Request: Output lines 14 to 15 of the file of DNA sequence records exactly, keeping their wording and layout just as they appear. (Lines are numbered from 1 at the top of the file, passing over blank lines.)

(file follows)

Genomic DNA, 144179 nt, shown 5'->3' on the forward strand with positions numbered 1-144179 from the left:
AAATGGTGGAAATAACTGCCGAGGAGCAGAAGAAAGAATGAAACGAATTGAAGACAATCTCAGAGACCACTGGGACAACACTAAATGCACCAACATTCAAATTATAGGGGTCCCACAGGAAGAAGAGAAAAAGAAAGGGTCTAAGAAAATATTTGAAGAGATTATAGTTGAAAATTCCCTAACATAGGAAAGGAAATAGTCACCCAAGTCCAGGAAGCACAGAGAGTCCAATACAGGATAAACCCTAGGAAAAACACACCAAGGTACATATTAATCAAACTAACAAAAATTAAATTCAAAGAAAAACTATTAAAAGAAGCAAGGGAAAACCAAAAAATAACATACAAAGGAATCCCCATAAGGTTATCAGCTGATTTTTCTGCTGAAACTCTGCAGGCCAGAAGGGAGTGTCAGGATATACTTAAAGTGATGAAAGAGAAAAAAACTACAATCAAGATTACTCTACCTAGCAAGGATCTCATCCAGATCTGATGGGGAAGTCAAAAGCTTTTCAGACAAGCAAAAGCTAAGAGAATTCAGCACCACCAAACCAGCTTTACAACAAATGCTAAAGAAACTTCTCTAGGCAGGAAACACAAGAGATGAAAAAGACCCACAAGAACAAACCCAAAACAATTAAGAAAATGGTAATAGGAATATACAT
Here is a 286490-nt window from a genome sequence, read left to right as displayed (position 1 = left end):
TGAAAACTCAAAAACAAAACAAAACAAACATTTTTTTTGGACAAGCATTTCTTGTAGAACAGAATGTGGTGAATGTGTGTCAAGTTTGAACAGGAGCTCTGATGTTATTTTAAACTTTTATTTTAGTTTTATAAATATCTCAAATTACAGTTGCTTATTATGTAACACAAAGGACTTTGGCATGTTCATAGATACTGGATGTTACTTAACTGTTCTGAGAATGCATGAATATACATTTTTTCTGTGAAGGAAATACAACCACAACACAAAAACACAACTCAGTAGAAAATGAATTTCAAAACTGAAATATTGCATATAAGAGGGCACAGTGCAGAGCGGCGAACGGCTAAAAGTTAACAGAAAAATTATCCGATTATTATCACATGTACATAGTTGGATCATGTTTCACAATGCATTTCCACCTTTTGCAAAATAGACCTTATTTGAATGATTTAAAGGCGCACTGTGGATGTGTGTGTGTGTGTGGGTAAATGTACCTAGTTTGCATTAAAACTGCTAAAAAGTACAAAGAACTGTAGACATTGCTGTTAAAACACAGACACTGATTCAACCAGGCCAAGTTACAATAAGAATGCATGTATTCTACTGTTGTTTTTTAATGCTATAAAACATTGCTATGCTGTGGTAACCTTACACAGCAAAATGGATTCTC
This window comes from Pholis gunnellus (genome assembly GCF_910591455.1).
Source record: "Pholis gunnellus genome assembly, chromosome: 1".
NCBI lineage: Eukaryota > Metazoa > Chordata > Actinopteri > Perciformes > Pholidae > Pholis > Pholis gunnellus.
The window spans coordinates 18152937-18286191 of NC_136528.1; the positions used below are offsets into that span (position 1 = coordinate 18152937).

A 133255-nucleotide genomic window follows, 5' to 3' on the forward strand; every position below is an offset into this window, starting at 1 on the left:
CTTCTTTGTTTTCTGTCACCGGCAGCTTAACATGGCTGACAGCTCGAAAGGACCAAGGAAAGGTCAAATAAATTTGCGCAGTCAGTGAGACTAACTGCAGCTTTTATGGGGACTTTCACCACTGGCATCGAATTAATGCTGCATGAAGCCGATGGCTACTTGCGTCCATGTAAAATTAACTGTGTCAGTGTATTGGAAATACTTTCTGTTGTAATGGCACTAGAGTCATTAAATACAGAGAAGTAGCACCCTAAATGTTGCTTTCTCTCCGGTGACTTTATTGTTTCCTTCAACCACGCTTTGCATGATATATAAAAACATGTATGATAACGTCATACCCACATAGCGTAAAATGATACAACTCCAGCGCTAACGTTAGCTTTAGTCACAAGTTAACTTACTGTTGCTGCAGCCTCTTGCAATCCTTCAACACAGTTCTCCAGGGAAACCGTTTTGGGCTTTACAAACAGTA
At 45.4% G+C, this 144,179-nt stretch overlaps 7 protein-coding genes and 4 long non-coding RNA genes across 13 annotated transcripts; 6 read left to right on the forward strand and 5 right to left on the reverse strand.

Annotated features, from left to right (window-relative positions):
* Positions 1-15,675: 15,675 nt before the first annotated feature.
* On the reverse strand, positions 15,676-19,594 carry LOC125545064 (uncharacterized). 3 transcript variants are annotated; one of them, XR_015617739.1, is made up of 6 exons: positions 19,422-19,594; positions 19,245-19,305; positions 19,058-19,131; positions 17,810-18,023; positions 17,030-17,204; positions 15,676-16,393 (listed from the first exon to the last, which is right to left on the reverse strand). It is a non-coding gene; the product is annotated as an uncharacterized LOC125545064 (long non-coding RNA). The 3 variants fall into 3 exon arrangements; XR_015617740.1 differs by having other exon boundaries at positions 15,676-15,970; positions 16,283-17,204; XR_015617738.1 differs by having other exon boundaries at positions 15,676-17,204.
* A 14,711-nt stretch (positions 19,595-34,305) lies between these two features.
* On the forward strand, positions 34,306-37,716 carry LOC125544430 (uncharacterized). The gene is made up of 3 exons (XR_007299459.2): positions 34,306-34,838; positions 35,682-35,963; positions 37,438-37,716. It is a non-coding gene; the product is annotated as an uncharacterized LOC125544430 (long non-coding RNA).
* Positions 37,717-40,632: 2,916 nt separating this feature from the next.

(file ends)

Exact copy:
* On the reverse strand, positions 15,676-19,594 carry LOC125545064 (uncharacterized). 3 transcript variants are annotated; one of them, XR_015617739.1, is made up of 6 exons: positions 19,422-19,594; positions 19,245-19,305; positions 19,058-19,131; positions 17,810-18,023; positions 17,030-17,204; positions 15,676-16,393 (listed from the first exon to the last, which is right to left on the reverse strand). It is a non-coding gene; the product is annotated as an uncharacterized LOC125545064 (long non-coding RNA). The 3 variants fall into 3 exon arrangements; XR_015617740.1 differs by having other exon boundaries at positions 15,676-15,970; positions 16,283-17,204; XR_015617738.1 differs by having other exon boundaries at positions 15,676-17,204.
* A 14,711-nt stretch (positions 19,595-34,305) lies between these two features.